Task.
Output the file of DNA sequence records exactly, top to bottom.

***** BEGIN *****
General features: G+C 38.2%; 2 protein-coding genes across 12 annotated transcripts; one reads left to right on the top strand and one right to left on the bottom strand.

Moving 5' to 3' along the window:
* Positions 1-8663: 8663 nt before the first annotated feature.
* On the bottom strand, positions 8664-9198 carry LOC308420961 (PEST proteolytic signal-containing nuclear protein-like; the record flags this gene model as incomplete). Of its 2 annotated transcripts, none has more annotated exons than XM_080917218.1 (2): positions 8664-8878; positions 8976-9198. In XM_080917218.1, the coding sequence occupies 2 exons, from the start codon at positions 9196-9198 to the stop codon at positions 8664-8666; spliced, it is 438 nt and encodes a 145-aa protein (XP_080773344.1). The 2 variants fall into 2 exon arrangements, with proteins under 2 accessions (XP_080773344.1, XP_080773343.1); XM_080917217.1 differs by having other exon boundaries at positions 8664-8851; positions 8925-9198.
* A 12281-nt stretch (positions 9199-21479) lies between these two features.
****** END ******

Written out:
General features: G+C 38.2%; 2 protein-coding genes across 12 annotated transcripts; one reads left to right on the top strand and one right to left on the bottom strand.

Moving 5' to 3' along the window:
* Positions 1-8663: 8663 nt before the first annotated feature.
* On the bottom strand, positions 8664-9198 carry LOC308420961 (PEST proteolytic signal-containing nuclear protein-like; the record flags this gene model as incomplete). Of its 2 annotated transcripts, none has more annotated exons than XM_080917218.1 (2): positions 8664-8878; positions 8976-9198. In XM_080917218.1, the coding sequence occupies 2 exons, from the start codon at positions 9196-9198 to the stop codon at positions 8664-8666; spliced, it is 438 nt and encodes a 145-aa protein (XP_080773344.1). The 2 variants fall into 2 exon arrangements, with proteins under 2 accessions (XP_080773344.1, XP_080773343.1); XM_080917217.1 differs by having other exon boundaries at positions 8664-8851; positions 8925-9198.
* A 12281-nt stretch (positions 9199-21479) lies between these two features.